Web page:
The only thing I didn’t like about the Bose QC 15 was the cable, which was consistently in the way. The provided cable is relatively long and often got tangled up, if not tucked under my shirt—especially while sitting in tight plane seats. I usually routed the wire under my shirt, but doing so drastically limited my range of motion while I had the iPhone in my hand.
The inconvenience of the cable was what ultimately led me to look for a wireless alternative. Unfortunately, there weren’t many options when it came to wireless headphones that also featured noise-canceling capabilities. In fact, the only well-known option I could find, until Bose launched the QuietComfort 35s, were the Beats.
The QuietComfort 25 is the successor to the now-obsolete QuietComfort 15. I never owned a pair of them, but I can only assume both the sound and noise-canceling works as good or better as in the previous model. Other reviews have suggested that some users have experienced durability problems with this set of headphones.
On the bright side, the QuietComfort 25 offers outstanding battery life—primarily because it’s not wireless and thus has no Bluetooth chip that requires power.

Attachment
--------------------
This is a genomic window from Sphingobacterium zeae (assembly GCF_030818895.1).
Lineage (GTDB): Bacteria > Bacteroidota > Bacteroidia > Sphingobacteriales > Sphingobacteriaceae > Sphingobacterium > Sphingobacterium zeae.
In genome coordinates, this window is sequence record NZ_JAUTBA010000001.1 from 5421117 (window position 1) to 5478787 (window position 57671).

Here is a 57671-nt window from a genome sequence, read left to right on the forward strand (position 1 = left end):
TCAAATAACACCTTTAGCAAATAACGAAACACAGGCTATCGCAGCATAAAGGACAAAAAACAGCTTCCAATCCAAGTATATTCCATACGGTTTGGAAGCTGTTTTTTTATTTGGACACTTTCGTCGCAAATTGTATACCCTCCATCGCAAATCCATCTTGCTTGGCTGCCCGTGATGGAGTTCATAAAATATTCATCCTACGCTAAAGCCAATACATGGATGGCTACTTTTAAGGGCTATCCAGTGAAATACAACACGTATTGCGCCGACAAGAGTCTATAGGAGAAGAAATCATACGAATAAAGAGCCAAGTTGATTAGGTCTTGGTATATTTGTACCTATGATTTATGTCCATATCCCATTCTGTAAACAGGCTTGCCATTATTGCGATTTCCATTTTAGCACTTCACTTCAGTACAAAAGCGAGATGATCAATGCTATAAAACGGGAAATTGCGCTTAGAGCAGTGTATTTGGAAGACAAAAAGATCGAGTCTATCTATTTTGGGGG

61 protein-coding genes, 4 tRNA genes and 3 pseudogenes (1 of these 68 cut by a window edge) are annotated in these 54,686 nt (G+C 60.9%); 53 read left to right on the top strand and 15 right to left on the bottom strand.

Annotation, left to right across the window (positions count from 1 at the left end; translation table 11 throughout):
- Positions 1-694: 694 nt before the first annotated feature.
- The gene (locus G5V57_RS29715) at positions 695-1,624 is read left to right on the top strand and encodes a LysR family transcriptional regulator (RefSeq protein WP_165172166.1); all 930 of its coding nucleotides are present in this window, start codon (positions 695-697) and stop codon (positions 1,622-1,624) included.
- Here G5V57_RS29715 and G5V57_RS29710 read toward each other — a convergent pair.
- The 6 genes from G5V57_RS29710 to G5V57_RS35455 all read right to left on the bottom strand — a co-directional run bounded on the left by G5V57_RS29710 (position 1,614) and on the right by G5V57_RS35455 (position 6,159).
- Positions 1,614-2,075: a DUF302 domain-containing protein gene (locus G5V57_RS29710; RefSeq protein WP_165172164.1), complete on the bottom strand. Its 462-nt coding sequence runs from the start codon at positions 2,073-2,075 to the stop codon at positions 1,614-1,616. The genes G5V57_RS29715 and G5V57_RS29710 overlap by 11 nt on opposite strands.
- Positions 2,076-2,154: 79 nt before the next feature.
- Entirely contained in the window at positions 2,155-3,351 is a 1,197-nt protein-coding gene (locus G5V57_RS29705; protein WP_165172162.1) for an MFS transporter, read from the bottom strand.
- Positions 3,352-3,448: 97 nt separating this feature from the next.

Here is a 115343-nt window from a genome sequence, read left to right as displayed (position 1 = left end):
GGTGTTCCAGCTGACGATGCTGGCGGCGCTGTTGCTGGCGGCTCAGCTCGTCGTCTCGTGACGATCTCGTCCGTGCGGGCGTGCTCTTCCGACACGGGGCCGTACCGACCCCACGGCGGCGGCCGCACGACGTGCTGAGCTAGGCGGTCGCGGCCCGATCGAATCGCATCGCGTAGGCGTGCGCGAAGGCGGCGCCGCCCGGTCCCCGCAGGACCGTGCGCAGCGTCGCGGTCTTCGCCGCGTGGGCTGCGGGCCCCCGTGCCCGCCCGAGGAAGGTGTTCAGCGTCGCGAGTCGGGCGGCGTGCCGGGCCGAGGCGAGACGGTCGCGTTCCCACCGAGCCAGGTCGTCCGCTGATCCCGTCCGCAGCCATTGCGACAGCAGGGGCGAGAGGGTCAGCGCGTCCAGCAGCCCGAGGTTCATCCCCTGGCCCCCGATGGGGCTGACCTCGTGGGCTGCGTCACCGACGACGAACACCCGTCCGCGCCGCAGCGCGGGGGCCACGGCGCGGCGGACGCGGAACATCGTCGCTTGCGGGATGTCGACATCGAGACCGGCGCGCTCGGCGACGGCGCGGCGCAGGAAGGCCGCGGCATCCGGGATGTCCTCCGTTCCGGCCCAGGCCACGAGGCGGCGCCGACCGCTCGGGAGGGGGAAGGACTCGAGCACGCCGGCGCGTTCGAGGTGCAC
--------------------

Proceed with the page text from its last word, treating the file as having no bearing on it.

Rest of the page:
The wait finally ended when Bose launched the QuietComfort 35: This is the company’s first pair of headphones that features both wireless connectivity and active noise blocking technology. I ordered them on launch day and was super excited to use them on a flight from Atlanta to Seattle.
The sound quality is as good as you would expect from Bose, which is known for producing high-end audio output. I’m not an audiophile, but I love listening to a variety of music (classical, salsa, pop, etc.) and it all sounds great.
Like the sound output itself, the noise-canceling capabilities of the QuietComfort 35 headphones is outstanding—and far beyond what the Beats had to offer. The battery life is incredible (and better than in earlier models), lasting for up to 20 hours of wireless listening and up to 40 hours of wired listening. I used them for five hours on my way to Seattle and had about 80% battery remaining when I arrived.